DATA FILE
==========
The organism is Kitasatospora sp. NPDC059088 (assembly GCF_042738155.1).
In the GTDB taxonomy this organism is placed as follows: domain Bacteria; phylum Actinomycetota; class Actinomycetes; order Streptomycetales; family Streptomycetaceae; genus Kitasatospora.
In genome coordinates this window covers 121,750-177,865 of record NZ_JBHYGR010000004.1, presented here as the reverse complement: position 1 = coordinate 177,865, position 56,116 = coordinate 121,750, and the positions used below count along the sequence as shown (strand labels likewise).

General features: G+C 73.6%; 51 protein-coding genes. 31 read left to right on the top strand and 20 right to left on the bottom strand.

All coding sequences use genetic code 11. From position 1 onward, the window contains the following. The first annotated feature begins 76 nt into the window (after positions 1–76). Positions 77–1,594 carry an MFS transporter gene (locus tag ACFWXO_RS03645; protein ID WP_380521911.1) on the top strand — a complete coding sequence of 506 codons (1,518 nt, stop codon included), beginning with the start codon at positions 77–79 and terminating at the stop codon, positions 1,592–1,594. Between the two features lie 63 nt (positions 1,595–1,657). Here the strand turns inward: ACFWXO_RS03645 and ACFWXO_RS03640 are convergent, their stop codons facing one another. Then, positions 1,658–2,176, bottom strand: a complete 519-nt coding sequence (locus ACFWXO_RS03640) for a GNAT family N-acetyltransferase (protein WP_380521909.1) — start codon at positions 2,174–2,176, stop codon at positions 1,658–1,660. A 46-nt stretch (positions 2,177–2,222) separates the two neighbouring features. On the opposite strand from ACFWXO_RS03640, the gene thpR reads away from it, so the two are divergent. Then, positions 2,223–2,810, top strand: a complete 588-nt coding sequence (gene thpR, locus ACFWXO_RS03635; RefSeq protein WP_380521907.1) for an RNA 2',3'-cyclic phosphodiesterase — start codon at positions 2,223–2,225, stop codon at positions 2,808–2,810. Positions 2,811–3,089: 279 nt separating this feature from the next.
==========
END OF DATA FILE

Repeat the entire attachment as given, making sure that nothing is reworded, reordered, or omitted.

The organism is Kitasatospora sp. NPDC059088 (assembly GCF_042738155.1).
In the GTDB taxonomy this organism is placed as follows: domain Bacteria; phylum Actinomycetota; class Actinomycetes; order Streptomycetales; family Streptomycetaceae; genus Kitasatospora.
In genome coordinates this window covers 121,750-177,865 of record NZ_JBHYGR010000004.1, presented here as the reverse complement: position 1 = coordinate 177,865, position 56,116 = coordinate 121,750, and the positions used below count along the sequence as shown (strand labels likewise).

General features: G+C 73.6%; 51 protein-coding genes. 31 read left to right on the top strand and 20 right to left on the bottom strand.

All coding sequences use genetic code 11. From position 1 onward, the window contains the following. The first annotated feature begins 76 nt into the window (after positions 1–76). Positions 77–1,594 carry an MFS transporter gene (locus tag ACFWXO_RS03645; protein ID WP_380521911.1) on the top strand — a complete coding sequence of 506 codons (1,518 nt, stop codon included), beginning with the start codon at positions 77–79 and terminating at the stop codon, positions 1,592–1,594. Between the two features lie 63 nt (positions 1,595–1,657). Here the strand turns inward: ACFWXO_RS03645 and ACFWXO_RS03640 are convergent, their stop codons facing one another. Then, positions 1,658–2,176, bottom strand: a complete 519-nt coding sequence (locus ACFWXO_RS03640) for a GNAT family N-acetyltransferase (protein WP_380521909.1) — start codon at positions 2,174–2,176, stop codon at positions 1,658–1,660. A 46-nt stretch (positions 2,177–2,222) separates the two neighbouring features. On the opposite strand from ACFWXO_RS03640, the gene thpR reads away from it, so the two are divergent. Then, positions 2,223–2,810, top strand: a complete 588-nt coding sequence (gene thpR, locus ACFWXO_RS03635; RefSeq protein WP_380521907.1) for an RNA 2',3'-cyclic phosphodiesterase — start codon at positions 2,223–2,225, stop codon at positions 2,808–2,810. Positions 2,811–3,089: 279 nt separating this feature from the next.